A man sleeping in the back of a pickup truck when it was stolen by an uninsured driver and involved in a serious crash is entitled to auto insurance coverage, the Court of Appeal for Ontario has ruled.
The Appeal Court’s ruling means Co-operators General Insurance Company’s auto policy will cover the passenger in the back of the truck, who was seriously injured in the crash that killed the driver and a front-seat passenger. Previously, the Ontario Motor Vehicle Accident Claims Fund was liable for paying the injured passenger’s uninsured motorist claim.
“At the time of the accident, [Joshua] Burnham was asleep in the back seat, and he has no recollection of the accident,” the Court of Appeal wrote in its decision released Monday. “He also claimed to have had no reason to believe that the pickup truck was stolen and only found out when he woke up days after the accident.”
The pickup truck was owned by Lorne Morais, who reported the theft on Aug. 22, 2014. The pickup truck was insured with the Co-operators General Insurance Company.
Burnham brought two separate legal actions as a result of the crash — one against the uninsured driver who stole the vehicle, and one against Co-operators, which insured the truck.
Related: An insured driver is injured when an uninsured car-jacker steals her car. Who covers?
Co-operators’ auto policy contains the following exclusion in situations when the vehicle is driven without the owner’s permission:
“…there is no coverage (including coverage for occupants) under this policy if the automobile is used or operated by a person in possession of the automobile without the owner’s consent or is driven by a person named as an excluded driver of the automobile policy or a person who, at the time he or she willingly becomes an occupant of an automobile, knows or ought reasonably to know that the automobile is being used or operated by a person in possession of the automobile without the owner’s consent.”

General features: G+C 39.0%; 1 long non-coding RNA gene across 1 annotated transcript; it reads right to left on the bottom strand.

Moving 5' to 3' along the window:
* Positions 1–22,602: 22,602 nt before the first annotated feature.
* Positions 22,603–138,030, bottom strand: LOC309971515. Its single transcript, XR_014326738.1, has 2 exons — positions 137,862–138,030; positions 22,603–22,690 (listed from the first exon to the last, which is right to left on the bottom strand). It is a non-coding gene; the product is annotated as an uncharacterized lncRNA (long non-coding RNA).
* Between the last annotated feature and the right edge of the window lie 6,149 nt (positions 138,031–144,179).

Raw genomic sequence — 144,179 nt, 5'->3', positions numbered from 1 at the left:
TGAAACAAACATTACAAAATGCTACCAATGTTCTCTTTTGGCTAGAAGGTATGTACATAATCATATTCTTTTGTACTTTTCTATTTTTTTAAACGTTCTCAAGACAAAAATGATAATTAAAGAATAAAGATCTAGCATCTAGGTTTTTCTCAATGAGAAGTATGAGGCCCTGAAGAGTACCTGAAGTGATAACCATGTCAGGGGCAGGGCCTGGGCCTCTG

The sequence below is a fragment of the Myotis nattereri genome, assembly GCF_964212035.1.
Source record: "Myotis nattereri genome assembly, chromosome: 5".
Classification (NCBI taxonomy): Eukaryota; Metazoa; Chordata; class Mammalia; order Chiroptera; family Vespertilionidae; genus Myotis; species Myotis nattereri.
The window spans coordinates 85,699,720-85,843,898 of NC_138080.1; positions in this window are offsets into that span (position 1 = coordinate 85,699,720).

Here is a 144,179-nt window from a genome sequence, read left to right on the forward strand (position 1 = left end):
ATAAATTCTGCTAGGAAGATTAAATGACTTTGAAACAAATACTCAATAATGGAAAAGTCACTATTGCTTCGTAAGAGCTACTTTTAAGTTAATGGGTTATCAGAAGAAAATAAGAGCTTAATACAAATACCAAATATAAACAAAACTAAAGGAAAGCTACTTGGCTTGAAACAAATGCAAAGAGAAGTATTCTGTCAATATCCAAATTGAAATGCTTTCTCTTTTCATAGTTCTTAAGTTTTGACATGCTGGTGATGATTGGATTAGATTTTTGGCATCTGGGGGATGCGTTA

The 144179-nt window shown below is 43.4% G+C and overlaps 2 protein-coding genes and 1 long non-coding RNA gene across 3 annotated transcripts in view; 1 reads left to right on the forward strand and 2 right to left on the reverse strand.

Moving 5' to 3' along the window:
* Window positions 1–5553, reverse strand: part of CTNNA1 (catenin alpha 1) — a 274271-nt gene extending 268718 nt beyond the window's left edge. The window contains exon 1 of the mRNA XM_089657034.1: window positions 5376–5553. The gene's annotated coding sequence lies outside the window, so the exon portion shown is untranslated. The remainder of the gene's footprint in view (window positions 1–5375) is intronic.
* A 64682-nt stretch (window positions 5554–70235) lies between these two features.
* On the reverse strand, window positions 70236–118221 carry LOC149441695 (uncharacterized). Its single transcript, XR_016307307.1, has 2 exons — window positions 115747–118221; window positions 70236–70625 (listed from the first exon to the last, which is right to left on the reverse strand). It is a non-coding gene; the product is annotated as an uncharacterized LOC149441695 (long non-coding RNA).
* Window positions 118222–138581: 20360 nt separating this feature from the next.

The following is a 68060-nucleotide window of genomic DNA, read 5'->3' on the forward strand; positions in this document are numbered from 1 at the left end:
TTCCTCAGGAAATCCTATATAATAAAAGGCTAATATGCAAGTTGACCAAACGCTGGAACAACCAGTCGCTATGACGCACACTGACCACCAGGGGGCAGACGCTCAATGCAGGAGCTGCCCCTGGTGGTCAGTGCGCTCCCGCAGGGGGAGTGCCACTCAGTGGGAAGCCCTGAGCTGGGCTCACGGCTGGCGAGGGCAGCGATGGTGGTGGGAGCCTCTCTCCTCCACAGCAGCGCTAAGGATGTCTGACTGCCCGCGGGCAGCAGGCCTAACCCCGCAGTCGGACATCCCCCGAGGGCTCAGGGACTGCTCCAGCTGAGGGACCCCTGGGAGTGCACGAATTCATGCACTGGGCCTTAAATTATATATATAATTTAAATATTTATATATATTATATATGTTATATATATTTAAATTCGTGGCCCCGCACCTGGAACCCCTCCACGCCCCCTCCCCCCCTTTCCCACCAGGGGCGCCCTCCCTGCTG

Each of those three clauses is connected with the conjunction “or,” and so each should be read separately, Co-operators argued. In other words, if even one of the clauses is true, that’s enough for the exclusion to apply. In this case, the first clause was true — i.e., “the automobile is used or operated by a person in possession of the automobile without the owner’s consent.”
A lower court judge upheld Co-operators’ interpretation of the exclusion. But that interpretation doesn’t square with multiple legal principles used to decide insurance contract cases, the Appeal Court decided.
“Co-operators’ proposed interpretation would create a list of three separate exclusions that cannot be read together to inform the collective meaning of the paragraph,” the Appeal Court ruled. “This interpretation would erroneously strip the statutory interpretation exercise of all context and would create the absurd result of excluding from coverage innocent passengers in stolen vehicles based on the first clause of the first paragraph.”
The Appeal Court found the motions judge ruling did not sufficiently consider at least two other legal principles when deciding uninsured motorist insurance cases.
The first is that insurance policy “exclusions are to be interpreted and applied narrowly,” the Appeal Court wrote.
The second is that the overall legislative purpose of an auto insurance policy is to internalize the risks associated with driving among insurers. It’s not to transfer the risk to the taxpayers via claims made against the public Ontario Motor Vehicle Fund.
Feature image courtesy of iStock.com/Brandon Woyshnis